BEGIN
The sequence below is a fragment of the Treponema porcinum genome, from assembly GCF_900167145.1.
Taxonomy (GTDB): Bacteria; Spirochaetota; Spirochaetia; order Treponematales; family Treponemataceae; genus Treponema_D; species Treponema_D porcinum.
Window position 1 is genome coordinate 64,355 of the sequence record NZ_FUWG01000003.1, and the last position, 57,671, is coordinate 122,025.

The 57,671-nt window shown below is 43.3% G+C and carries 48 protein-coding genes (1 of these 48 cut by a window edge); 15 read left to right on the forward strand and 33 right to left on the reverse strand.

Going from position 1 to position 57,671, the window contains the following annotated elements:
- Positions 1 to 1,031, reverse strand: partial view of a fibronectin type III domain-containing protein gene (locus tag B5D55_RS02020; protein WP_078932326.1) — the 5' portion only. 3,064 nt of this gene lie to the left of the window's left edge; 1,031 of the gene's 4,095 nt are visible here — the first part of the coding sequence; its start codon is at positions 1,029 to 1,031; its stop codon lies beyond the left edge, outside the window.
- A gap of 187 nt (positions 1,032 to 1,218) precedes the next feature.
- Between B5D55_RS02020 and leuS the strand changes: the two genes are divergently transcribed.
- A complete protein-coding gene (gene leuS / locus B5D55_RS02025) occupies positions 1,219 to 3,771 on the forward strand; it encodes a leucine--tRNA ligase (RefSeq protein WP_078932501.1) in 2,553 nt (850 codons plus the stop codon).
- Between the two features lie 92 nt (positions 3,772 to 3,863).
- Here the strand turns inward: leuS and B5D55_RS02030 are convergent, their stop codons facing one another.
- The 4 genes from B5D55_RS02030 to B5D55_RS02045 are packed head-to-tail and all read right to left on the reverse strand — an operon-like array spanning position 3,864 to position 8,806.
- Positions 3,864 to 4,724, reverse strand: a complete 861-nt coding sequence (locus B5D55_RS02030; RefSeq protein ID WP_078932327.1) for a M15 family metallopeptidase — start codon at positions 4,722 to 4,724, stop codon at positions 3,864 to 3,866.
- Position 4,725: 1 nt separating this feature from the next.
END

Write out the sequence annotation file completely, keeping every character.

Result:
The sequence below is a fragment of the Treponema porcinum genome, from assembly GCF_900167145.1.
Taxonomy (GTDB): Bacteria; Spirochaetota; Spirochaetia; order Treponematales; family Treponemataceae; genus Treponema_D; species Treponema_D porcinum.
Window position 1 is genome coordinate 64,355 of the sequence record NZ_FUWG01000003.1, and the last position, 57,671, is coordinate 122,025.

The 57,671-nt window shown below is 43.3% G+C and carries 48 protein-coding genes (1 of these 48 cut by a window edge); 15 read left to right on the forward strand and 33 right to left on the reverse strand.

Going from position 1 to position 57,671, the window contains the following annotated elements:
- Positions 1 to 1,031, reverse strand: partial view of a fibronectin type III domain-containing protein gene (locus tag B5D55_RS02020; protein WP_078932326.1) — the 5' portion only. 3,064 nt of this gene lie to the left of the window's left edge; 1,031 of the gene's 4,095 nt are visible here — the first part of the coding sequence; its start codon is at positions 1,029 to 1,031; its stop codon lies beyond the left edge, outside the window.
- A gap of 187 nt (positions 1,032 to 1,218) precedes the next feature.
- Between B5D55_RS02020 and leuS the strand changes: the two genes are divergently transcribed.
- A complete protein-coding gene (gene leuS / locus B5D55_RS02025) occupies positions 1,219 to 3,771 on the forward strand; it encodes a leucine--tRNA ligase (RefSeq protein WP_078932501.1) in 2,553 nt (850 codons plus the stop codon).
- Between the two features lie 92 nt (positions 3,772 to 3,863).
- Here the strand turns inward: leuS and B5D55_RS02030 are convergent, their stop codons facing one another.
- The 4 genes from B5D55_RS02030 to B5D55_RS02045 are packed head-to-tail and all read right to left on the reverse strand — an operon-like array spanning position 3,864 to position 8,806.
- Positions 3,864 to 4,724, reverse strand: a complete 861-nt coding sequence (locus B5D55_RS02030; RefSeq protein ID WP_078932327.1) for a M15 family metallopeptidase — start codon at positions 4,722 to 4,724, stop codon at positions 3,864 to 3,866.
- Position 4,725: 1 nt separating this feature from the next.